You use different frames, you play with the order of the frames, and it changes how you perceive them. There’s a bit of a mad alchemy to the editing process once I was one with Karim.

You said you’ve been working on this script for years. What was the inspiration for it and how did it evolve over time?

It started as a short story and it was really just the first execution scene. At the time, I was interested in identity and punishment and a scene were someone was watching an exact double that believes its guilty of the crime. That was the whole thing.

I did draw on some experiences I had, the one time I did go to a resort about 20 years ago, for when I started building out the particulars of the resort compound, the barbed wire fencing and so on. A lot of that was taken from reality. It was vacation that I found to be particularly menacing.

Geez, where did you go?

It was the Dominican Republic and it was very surreal. They would bus you in in the middle of the night. You wouldn’t see any of the surrounding country at all because it was dark. They just dropped you into a compound surrounded by razor wire fence, it was much like in the film. There was a fake town where you could shop, but not outside the compound. There was a Chinese restaurant, there was a horrible disco.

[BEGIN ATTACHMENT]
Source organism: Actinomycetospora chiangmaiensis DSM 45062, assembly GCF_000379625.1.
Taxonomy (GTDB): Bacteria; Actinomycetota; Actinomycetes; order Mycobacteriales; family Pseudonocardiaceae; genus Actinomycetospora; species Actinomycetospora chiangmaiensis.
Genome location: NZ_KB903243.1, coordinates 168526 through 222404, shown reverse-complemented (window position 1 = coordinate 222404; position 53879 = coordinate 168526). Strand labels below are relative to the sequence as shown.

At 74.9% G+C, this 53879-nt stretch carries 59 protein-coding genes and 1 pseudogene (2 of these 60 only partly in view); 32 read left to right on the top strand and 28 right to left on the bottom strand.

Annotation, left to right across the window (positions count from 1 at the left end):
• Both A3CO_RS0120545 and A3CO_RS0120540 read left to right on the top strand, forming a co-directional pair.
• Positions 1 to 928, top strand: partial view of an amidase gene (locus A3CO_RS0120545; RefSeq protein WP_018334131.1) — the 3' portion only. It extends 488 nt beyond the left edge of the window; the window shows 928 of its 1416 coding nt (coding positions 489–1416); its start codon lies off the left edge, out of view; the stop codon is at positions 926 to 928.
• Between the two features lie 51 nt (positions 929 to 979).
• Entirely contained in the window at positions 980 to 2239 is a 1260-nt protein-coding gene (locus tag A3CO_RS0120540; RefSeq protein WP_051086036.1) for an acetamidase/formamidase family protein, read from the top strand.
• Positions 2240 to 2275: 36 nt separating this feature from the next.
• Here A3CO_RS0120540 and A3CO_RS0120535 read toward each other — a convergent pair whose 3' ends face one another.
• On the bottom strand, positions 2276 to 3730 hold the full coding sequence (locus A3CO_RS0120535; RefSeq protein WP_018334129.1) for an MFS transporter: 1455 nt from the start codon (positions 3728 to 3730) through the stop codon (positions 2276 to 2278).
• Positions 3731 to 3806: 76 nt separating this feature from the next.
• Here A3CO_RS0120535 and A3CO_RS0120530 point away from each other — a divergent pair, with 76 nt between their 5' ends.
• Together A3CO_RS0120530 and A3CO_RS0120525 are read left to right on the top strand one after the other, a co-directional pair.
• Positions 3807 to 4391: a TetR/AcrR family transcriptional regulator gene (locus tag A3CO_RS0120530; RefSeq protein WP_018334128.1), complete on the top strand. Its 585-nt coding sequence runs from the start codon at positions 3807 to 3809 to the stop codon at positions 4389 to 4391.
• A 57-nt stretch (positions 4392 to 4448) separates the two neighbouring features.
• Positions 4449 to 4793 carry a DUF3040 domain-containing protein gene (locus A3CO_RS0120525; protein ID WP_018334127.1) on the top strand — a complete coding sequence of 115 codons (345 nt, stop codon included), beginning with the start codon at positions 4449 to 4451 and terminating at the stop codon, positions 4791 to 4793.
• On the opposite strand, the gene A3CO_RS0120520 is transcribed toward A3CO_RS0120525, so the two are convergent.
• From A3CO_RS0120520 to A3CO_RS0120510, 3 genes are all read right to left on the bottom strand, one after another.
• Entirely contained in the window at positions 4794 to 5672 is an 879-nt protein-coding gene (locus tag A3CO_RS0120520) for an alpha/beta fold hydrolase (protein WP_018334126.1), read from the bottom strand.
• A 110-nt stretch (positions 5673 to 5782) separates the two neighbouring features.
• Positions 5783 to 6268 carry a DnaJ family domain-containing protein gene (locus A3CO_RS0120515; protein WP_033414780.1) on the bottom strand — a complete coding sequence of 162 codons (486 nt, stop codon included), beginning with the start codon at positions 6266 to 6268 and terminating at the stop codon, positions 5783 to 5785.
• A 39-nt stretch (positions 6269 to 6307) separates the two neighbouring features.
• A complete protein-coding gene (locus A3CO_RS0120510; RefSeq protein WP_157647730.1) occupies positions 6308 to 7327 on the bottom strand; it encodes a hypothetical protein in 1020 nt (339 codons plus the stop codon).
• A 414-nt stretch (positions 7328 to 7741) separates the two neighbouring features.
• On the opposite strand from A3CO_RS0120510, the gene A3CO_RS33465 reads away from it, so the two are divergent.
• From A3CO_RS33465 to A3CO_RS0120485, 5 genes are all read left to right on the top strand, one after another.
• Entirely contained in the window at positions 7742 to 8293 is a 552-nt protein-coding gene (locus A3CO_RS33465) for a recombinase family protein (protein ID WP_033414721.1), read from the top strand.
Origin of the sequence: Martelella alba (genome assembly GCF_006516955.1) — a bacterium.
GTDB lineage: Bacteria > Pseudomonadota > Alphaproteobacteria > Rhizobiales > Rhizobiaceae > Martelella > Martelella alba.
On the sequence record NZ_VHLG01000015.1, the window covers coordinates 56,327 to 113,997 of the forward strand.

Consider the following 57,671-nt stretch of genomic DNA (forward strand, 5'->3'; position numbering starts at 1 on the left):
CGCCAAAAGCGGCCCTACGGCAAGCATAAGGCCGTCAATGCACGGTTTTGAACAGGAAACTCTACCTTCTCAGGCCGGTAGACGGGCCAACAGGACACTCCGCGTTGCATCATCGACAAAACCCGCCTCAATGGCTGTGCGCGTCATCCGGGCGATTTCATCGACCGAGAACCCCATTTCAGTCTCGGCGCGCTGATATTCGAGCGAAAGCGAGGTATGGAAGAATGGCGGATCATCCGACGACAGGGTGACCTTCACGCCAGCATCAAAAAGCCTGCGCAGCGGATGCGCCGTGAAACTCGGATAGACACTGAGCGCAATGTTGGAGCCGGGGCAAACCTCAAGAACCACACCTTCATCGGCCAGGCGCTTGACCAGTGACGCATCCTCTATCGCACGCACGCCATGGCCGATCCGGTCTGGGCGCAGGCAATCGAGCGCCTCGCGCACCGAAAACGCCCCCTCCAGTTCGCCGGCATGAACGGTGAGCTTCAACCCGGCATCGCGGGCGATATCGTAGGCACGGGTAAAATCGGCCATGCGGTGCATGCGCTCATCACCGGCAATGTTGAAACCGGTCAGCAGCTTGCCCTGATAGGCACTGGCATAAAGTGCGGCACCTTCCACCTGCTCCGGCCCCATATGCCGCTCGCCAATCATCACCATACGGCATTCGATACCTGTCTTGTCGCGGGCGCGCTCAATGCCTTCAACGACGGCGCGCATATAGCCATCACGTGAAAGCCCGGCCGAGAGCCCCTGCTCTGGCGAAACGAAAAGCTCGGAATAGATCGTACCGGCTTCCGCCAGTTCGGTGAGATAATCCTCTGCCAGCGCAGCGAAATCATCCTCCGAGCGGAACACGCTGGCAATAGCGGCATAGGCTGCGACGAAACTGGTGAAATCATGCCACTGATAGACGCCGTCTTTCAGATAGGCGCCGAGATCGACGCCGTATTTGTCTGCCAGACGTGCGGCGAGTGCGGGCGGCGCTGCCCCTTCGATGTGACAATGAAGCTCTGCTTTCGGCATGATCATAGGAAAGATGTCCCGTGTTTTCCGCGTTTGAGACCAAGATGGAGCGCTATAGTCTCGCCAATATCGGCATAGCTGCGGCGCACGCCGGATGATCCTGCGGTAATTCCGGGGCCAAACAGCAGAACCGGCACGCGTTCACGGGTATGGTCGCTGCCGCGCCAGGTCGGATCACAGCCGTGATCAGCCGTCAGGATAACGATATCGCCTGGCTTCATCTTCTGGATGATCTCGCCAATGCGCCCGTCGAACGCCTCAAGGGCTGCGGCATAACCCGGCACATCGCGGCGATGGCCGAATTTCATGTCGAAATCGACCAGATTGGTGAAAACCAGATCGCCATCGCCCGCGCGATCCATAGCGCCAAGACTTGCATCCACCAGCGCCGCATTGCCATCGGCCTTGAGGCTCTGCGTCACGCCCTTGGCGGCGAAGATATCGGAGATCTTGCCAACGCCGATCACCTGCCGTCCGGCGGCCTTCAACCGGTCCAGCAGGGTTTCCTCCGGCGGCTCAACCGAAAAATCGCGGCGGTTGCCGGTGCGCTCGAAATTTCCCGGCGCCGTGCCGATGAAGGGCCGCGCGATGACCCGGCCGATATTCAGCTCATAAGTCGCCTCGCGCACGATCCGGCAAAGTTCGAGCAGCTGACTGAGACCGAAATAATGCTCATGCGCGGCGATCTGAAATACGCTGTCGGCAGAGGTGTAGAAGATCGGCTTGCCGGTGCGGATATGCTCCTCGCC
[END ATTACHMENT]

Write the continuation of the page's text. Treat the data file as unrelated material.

The scene with the ATV on the beach, that actually happened, and then at the end of the week, they bus you back to the airport during the day, and you see this incredible poverty surrounding the resort. That contrast is horrible but also completely surreal. You realize you’ve never been to the actual country.

Where were you? Was it some embassy grounds for some kind of global tourist nation? Was it some alternate dimension that had broken through in this host country? Was it a tacky Disneyland mirror of reality? That to me was alarming but also felt like a great setting for characters not dealing with conventional consequences.

Comparisons to your father are inevitable. Not just because of you being filmmakers but because the genres you work in. Is that something that bothers you or is that something you embrace?

Neither, really. It was inevitable when I got into film that people would make those comparisons. For me, I’m just working with material that honestly is just interesting to me. I’m following my own creative impulses and creative preoccupations. If there is some overlap with his interest, it’s probably natural because we’re related. But I don’t think about it when I’m working. To either embrace it or actively reject it would be defining my career in relation to his career and I just wouldn’t be able to work in any honest or interesting way if I cared about that.

I’m trying to imagine you two at family dinners and talking about how to make a head explode.

I get the family dinners question a lot. I don’t know what it is about family dinners but it’s all pretty normal.

What do you want to do next? Do want to continue to the push the boundaries of sci-fi and horror? Or do want to jump into the IP game?

I’m sort of doing both. I have a space horror movie film called Dragon that I’ve been working on for a number of years that might happen. And I’m also adapting a novel called SuperCannes as a limited series. It’s not really sci-fi or horror, it’s more of strange detective story. I’m not sure if either of those things will happen ultimately but that’s what I’m working on.